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Harold R. (Hal) Foster Papers

An inventory of his papers at Syracuse University

Finding aid created by: -
Date: unknown

Biographical History

Harold R. (Hal) Foster (1892-1982) was a Canadian-American cartoonist. His most famous creation was the Prince Valiant strip.

Born in Nova Scotia in 1892, Foster studied at the Chicago Art Institute, supplemented with night classes at the National Academy of Design and the Chicago Academy of Fine Arts. His artistic influences included E.A. Abbey, Howard Pyle, Arthur Rackham, Maxfield Parrish, J.C. Leyendecker, James Montgomery Flagg, and N.C. Wyeth. Foster worked as a staff artist for the Hudson Bay Company and then as an illustrator before getting involved with graphic adaptation of Edgar Rice Burroughs's Tarzan novels. Foster's sense of realism, composition, draftsmanship, and his fluid anatomy brought a new "fine art" feel to adventure comics. Another Foster trademark that appeared for the first time in comics was the use of captions instead of word balloons.

Eventually, wishing to do something original, Foster began working on a character of his own: Derek, Son of Thane. Hal later changed the strip's title to Prince Arn and King Features Syndicate's general manager, Joseph Connelly, finally re-christened it Prince Valiant. Hal decided early on that his hero would be a Knight of the Round Table and made tens of thousands of notes and sketches covering the main character's life from childhood to old age. Hal never included a locale that he had not personally visited for thematic accuracy.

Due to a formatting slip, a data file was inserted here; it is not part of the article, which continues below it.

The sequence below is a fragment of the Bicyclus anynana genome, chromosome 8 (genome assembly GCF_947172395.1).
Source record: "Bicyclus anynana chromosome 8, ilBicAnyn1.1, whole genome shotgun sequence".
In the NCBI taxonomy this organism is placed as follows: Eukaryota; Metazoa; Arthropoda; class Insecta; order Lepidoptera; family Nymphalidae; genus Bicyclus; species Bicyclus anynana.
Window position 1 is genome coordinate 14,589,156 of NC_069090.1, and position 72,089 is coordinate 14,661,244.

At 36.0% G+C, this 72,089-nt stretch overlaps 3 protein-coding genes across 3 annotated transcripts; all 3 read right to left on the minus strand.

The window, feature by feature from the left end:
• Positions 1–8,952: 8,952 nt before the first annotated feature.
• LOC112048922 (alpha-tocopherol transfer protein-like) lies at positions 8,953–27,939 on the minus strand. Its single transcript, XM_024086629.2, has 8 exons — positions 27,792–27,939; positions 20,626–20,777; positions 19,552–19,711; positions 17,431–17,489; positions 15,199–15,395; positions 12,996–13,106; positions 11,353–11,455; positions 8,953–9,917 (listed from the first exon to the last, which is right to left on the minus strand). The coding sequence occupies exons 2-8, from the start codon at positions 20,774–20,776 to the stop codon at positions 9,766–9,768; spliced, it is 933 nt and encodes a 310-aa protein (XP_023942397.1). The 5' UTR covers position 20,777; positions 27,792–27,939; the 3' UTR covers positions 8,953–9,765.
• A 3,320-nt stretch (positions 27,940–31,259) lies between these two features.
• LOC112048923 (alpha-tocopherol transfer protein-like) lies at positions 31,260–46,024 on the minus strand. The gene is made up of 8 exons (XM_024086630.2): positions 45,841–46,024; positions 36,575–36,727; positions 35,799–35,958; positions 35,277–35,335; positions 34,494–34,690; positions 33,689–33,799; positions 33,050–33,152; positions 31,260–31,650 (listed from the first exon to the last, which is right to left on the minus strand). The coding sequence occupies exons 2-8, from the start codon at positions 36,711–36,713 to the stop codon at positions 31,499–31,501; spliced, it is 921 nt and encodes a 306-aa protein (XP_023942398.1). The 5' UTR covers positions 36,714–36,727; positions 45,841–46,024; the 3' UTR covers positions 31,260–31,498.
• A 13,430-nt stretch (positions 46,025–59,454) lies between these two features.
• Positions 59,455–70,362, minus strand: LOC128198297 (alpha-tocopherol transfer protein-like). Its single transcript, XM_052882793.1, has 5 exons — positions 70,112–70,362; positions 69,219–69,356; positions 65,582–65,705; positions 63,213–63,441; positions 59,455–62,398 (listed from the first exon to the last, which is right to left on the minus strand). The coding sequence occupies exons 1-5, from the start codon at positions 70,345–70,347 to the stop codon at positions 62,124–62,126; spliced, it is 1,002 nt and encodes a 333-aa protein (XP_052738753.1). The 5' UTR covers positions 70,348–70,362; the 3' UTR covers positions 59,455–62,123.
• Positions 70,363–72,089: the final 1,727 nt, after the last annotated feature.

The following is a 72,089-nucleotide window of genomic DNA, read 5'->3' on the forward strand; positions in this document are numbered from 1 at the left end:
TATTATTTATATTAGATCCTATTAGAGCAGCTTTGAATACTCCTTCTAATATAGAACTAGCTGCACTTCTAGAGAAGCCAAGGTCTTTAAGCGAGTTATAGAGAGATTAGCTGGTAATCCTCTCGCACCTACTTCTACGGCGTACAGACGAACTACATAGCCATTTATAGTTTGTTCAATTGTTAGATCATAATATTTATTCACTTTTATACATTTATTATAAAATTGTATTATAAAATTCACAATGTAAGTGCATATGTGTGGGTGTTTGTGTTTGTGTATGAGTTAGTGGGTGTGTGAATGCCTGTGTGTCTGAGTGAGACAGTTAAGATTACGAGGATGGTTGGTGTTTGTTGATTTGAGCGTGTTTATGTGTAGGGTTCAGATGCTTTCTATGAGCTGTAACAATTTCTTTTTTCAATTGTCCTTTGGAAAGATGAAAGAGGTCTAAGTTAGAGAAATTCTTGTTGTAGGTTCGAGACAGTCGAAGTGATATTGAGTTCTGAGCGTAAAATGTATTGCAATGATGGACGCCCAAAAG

In 1936, Foster pitched Prince Valiant to William Randolph Hearst, who had long wanted Foster to do a comic for his papers. Hearst was so impressed that he promised Foster the ownership of the strip if he would start the series, a very rare offer in those days. The first episode of Prince Valiant in the Days of King Arthur (the full title) appeared on February 13, 1937. The tales were so epic that Edward, The Duke of Windsor called Prince Valiant the "greatest contribution to English literature in the past hundred years."

Prince Valiant became one of the most successful comic strips of all time, winning the prestigious Banshees' "Silver Lady" award (1952) and both the National Cartoonists Society's coveted "Reuben" award (1957) and "Gold Key" award (1977). When he was 73, Foster was elected to membership in Great Britain's Royal Society of Arts - an honor very few Americans have received.